A scope-statement represents the beginning or end of a scope. If SCOPE_BEGIN_P holds, this statement represents the beginning of a scope; if SCOPE_END_P holds this statement represents the end of a scope. On exit from a scope, all cleanups from CLEANUP_STMTs occurring in the scope must be run, in reverse order to the order in which they were encountered. If SCOPE_NULLIFIED_P or SCOPE_NO_CLEANUPS_P holds of the scope, back ends should behave as if the SCOPE_STMT were not present at all.
In a constructor, these nodes are used to mark the point at which a subobject of this is fully constructed. If, after this point, an exception is thrown before a CTOR_STMT with CTOR_END_P set is encountered, the SUBOBJECT_CLEANUP must be executed. The cleanups must be executed in the reverse order in which they appear.
Used to represent a switch statement. The SWITCH_COND is the expression on which the switch is occurring. See the documentation for an IF_STMT for more information on the representation used for the condition. The SWITCH_BODY is the body of the switch statement. The SWITCH_TYPE is the original type of switch expression as given in the source, before any compiler conversions.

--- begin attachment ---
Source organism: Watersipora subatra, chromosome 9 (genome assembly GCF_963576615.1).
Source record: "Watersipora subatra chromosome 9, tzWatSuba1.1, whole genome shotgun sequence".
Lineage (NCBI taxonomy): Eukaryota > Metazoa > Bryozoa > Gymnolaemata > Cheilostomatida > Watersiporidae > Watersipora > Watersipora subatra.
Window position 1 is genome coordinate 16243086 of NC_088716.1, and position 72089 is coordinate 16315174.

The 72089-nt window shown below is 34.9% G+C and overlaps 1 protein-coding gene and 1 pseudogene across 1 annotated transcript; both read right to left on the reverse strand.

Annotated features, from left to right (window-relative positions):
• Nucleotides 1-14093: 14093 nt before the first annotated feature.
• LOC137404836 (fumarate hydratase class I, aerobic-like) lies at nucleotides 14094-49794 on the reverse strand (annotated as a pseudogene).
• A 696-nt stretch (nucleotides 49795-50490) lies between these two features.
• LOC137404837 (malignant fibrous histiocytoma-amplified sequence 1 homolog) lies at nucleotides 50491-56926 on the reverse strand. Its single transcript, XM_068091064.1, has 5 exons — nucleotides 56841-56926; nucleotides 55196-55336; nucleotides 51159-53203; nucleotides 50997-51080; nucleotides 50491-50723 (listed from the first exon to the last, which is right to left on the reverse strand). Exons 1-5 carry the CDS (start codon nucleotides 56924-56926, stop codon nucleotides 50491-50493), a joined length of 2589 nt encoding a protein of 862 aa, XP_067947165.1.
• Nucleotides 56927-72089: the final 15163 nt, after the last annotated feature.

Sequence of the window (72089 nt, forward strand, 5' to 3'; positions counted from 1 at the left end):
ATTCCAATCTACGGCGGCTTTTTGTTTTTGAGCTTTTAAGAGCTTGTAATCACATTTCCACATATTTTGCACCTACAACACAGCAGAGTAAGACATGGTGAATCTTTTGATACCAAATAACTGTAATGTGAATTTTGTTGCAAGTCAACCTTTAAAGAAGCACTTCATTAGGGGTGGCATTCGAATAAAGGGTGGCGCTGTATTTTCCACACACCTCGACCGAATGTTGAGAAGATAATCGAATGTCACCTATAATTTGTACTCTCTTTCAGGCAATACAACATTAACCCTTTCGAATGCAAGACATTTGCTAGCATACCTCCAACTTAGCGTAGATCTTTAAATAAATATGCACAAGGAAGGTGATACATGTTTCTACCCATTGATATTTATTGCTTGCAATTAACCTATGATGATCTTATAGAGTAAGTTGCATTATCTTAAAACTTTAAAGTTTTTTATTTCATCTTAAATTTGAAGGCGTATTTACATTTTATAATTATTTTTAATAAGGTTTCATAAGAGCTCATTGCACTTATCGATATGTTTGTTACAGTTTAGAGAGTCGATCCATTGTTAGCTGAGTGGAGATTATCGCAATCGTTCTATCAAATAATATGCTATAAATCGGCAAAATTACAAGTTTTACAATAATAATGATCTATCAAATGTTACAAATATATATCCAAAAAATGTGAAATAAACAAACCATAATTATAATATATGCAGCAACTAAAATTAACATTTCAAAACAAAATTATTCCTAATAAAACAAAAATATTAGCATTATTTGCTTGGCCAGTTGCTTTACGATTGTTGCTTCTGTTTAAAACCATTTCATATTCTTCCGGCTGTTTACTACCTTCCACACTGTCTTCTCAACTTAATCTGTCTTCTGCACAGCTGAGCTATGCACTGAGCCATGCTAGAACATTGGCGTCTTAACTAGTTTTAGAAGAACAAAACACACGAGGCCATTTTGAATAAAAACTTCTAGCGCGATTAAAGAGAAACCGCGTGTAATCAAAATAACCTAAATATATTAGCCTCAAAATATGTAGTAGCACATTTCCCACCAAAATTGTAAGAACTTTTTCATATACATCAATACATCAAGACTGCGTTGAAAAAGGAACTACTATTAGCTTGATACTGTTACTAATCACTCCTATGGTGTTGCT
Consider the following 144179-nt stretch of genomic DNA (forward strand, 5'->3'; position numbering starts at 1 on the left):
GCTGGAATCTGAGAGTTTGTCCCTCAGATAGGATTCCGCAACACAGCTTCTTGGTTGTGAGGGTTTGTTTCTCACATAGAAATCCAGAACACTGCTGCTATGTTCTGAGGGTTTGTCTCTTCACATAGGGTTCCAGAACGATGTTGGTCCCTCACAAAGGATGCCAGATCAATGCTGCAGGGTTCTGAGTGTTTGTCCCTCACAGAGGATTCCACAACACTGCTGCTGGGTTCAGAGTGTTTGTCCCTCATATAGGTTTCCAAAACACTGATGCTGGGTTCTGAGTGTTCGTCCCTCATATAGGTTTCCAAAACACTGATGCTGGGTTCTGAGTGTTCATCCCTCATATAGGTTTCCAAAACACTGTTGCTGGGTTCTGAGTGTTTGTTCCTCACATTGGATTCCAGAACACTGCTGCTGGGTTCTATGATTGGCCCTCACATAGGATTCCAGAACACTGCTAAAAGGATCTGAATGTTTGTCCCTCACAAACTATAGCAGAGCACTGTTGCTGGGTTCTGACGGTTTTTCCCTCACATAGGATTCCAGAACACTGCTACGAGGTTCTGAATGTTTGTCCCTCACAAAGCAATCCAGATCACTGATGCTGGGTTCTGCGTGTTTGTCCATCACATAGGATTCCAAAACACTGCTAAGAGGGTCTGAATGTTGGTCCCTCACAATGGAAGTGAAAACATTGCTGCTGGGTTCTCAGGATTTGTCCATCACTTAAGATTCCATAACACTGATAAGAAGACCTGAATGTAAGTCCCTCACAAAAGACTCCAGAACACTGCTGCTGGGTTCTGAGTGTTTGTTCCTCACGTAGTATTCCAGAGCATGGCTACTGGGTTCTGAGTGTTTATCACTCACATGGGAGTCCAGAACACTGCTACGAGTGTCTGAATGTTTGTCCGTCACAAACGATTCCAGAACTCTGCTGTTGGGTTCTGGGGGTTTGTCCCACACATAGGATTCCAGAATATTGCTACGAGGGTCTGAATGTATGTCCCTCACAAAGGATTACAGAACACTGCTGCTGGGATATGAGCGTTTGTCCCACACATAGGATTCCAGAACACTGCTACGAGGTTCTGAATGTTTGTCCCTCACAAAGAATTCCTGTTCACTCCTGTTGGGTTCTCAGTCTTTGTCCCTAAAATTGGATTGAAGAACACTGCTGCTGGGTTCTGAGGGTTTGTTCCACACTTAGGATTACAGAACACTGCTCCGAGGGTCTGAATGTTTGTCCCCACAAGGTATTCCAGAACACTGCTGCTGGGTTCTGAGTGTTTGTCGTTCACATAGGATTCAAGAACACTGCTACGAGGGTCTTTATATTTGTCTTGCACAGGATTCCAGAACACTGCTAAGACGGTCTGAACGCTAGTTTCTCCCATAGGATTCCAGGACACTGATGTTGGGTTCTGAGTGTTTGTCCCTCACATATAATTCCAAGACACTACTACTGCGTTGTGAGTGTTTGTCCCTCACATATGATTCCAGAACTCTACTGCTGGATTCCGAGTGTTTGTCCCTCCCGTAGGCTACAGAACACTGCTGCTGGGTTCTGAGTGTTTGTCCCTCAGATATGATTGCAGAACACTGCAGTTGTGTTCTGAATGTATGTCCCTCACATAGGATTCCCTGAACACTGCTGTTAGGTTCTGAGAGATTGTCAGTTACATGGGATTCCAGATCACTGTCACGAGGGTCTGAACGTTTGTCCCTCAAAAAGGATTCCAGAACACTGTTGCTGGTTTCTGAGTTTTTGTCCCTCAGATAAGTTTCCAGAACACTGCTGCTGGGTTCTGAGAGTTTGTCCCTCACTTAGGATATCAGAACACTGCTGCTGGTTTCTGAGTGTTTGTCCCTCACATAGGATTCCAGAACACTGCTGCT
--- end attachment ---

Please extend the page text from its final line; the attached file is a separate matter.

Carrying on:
Used to represent a try block. The body of the try block is given by TRY_STMTS. Each of the catch blocks is a HANDLER node. The first handler is given by TRY_HANDLERS. Subsequent handlers are obtained by following the TREE_CHAIN link from one handler to the next. The body of the handler is given by HANDLER_BODY.

If CLEANUP_P holds of the TRY_BLOCK, then the TRY_HANDLERS will not be a HANDLER node. Instead, it will be an expression that should be executed if an exception is thrown in the try block. It must rethrow the exception after executing that code. And, if an exception is thrown while the expression is executing, terminate must be called.

Used to represent a using directive. The namespace is given by USING_STMT_NAMESPACE, which will be a NAMESPACE_DECL. This node is needed inside template functions, to implement using directives during instantiation.
Used to represent a while loop. The WHILE_COND is the termination condition for the loop. See the documentation for an IF_STMT for more information on the representation used for the condition.

The WHILE_BODY is the body of the loop.